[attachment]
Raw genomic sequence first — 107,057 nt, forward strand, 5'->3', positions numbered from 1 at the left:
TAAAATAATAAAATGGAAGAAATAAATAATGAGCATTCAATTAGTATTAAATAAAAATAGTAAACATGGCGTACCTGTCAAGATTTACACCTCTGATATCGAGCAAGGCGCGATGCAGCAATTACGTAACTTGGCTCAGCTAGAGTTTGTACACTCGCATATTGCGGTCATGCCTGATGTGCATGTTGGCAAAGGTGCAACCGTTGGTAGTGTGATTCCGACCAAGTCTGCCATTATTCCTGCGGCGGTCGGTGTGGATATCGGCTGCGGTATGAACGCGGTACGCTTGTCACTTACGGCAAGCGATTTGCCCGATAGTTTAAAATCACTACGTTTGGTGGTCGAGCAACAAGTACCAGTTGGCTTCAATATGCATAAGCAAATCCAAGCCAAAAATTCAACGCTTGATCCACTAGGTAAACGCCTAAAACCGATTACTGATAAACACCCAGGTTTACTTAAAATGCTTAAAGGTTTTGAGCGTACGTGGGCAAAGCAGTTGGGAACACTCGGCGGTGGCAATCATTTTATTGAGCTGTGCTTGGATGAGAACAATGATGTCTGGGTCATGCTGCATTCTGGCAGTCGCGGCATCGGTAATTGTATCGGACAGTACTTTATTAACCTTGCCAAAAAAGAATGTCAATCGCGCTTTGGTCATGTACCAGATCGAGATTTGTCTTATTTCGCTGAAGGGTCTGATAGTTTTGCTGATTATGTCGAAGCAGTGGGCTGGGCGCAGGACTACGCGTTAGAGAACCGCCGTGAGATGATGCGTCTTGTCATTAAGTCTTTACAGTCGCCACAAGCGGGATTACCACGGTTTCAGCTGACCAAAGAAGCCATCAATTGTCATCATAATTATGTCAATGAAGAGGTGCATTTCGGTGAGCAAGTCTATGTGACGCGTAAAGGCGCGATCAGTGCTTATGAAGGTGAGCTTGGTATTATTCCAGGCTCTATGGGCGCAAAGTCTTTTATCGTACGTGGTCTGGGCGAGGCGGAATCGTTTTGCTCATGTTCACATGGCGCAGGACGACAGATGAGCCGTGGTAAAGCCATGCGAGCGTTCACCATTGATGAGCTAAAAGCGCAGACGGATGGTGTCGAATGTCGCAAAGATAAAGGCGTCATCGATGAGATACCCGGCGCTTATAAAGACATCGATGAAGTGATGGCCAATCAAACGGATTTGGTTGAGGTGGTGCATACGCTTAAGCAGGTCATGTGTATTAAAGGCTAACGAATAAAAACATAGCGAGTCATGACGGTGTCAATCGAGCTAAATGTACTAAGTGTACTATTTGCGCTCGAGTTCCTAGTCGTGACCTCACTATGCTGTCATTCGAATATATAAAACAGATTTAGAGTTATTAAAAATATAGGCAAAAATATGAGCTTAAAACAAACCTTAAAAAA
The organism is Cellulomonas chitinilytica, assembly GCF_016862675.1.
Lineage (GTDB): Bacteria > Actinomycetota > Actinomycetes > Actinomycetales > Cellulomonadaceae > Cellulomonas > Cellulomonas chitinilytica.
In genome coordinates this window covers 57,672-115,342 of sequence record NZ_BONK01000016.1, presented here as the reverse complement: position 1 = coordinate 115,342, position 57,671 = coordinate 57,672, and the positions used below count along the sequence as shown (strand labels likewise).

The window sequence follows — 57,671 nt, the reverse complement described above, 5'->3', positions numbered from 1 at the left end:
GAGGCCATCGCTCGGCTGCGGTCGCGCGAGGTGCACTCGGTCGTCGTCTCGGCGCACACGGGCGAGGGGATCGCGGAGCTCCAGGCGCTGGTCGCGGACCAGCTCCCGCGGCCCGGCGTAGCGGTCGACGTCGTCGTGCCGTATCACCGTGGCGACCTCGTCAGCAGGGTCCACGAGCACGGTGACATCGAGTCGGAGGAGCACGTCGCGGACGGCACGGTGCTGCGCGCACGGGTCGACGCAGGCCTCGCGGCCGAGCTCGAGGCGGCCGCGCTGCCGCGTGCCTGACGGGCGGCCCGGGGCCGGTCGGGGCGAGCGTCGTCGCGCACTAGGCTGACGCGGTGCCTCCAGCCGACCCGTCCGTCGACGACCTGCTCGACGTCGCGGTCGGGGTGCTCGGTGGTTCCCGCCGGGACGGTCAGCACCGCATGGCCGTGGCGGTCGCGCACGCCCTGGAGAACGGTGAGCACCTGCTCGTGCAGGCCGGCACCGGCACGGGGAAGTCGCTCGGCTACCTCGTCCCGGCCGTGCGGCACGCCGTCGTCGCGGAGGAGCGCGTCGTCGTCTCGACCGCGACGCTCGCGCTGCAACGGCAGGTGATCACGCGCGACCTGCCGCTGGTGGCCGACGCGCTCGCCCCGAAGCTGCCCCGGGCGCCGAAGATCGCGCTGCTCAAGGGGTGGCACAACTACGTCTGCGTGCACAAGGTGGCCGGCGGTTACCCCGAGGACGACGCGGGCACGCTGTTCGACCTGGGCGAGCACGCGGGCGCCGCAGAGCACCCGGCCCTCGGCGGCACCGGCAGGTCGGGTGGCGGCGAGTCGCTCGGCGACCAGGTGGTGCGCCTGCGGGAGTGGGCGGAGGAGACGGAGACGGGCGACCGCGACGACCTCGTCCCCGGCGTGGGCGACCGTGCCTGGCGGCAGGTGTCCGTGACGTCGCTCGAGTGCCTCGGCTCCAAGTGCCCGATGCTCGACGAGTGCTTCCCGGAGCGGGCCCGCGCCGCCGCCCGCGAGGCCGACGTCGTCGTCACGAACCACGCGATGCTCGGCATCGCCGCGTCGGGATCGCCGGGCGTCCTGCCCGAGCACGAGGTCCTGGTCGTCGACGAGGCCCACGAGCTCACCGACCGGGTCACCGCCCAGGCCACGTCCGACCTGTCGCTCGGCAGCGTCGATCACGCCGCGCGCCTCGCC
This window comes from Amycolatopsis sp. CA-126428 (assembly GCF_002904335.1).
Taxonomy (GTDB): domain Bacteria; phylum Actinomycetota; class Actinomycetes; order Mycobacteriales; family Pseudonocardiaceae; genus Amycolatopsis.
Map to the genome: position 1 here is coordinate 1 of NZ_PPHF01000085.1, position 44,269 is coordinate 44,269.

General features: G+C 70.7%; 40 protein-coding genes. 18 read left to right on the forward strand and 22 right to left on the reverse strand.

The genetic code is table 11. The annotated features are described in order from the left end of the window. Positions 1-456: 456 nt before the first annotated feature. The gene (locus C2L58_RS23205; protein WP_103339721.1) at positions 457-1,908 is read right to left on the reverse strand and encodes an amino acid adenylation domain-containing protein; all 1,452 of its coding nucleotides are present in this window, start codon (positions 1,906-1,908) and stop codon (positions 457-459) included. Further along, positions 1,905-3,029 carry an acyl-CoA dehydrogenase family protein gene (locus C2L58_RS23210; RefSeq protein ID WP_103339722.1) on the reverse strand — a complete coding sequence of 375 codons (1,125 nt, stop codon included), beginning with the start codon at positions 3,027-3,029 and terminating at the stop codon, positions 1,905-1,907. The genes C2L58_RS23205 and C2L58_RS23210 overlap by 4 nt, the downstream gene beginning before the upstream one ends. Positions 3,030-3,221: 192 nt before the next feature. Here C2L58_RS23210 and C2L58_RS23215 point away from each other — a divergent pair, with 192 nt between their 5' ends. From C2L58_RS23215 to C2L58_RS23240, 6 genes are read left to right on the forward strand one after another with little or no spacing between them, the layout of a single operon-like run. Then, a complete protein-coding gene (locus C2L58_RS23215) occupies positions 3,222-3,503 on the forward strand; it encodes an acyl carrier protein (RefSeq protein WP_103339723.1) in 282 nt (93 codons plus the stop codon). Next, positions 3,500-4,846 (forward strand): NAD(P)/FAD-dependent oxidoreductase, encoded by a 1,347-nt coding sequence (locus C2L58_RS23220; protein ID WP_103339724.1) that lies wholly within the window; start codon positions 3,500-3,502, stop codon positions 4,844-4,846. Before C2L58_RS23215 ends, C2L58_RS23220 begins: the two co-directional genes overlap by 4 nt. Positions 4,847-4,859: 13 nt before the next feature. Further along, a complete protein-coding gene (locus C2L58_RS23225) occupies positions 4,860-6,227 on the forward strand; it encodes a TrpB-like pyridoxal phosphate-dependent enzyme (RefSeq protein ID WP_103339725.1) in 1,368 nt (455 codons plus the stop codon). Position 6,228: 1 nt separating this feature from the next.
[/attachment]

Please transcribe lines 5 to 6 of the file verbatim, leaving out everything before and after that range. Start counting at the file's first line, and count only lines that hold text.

In genome coordinates this window covers 57,672-115,342 of sequence record NZ_BONK01000016.1, presented here as the reverse complement: position 1 = coordinate 115,342, position 57,671 = coordinate 57,672, and the positions used below count along the sequence as shown (strand labels likewise).

The window sequence follows — 57,671 nt, the reverse complement described above, 5'->3', positions numbered from 1 at the left end: